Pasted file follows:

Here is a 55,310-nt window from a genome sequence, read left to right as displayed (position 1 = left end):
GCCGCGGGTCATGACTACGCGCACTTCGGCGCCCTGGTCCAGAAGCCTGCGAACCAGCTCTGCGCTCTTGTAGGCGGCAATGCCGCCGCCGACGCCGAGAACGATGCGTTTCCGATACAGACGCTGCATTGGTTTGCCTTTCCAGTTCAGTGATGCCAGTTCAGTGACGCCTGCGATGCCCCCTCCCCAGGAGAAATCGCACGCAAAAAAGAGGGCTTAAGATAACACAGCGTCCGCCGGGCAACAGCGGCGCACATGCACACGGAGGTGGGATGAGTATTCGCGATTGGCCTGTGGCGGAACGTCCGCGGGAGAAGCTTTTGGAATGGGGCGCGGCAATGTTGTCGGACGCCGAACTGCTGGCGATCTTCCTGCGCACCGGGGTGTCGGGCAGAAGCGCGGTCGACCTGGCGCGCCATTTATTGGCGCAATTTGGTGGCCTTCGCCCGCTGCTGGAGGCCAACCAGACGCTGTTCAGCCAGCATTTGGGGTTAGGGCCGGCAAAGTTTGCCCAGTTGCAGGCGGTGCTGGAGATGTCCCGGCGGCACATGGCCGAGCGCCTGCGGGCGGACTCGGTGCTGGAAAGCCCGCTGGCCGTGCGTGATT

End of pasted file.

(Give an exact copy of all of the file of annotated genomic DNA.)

Here is a 55,310-nt window from a genome sequence, read left to right as displayed (position 1 = left end):
GCCGCGGGTCATGACTACGCGCACTTCGGCGCCCTGGTCCAGAAGCCTGCGAACCAGCTCTGCGCTCTTGTAGGCGGCAATGCCGCCGCCGACGCCGAGAACGATGCGTTTCCGATACAGACGCTGCATTGGTTTGCCTTTCCAGTTCAGTGATGCCAGTTCAGTGACGCCTGCGATGCCCCCTCCCCAGGAGAAATCGCACGCAAAAAAGAGGGCTTAAGATAACACAGCGTCCGCCGGGCAACAGCGGCGCACATGCACACGGAGGTGGGATGAGTATTCGCGATTGGCCTGTGGCGGAACGTCCGCGGGAGAAGCTTTTGGAATGGGGCGCGGCAATGTTGTCGGACGCCGAACTGCTGGCGATCTTCCTGCGCACCGGGGTGTCGGGCAGAAGCGCGGTCGACCTGGCGCGCCATTTATTGGCGCAATTTGGTGGCCTTCGCCCGCTGCTGGAGGCCAACCAGACGCTGTTCAGCCAGCATTTGGGGTTAGGGCCGGCAAAGTTTGCCCAGTTGCAGGCGGTGCTGGAGATGTCCCGGCGGCACATGGCCGAGCGCCTGCGGGCGGACTCGGTGCTGGAAAGCCCGCTGGCCGTGCGTGATT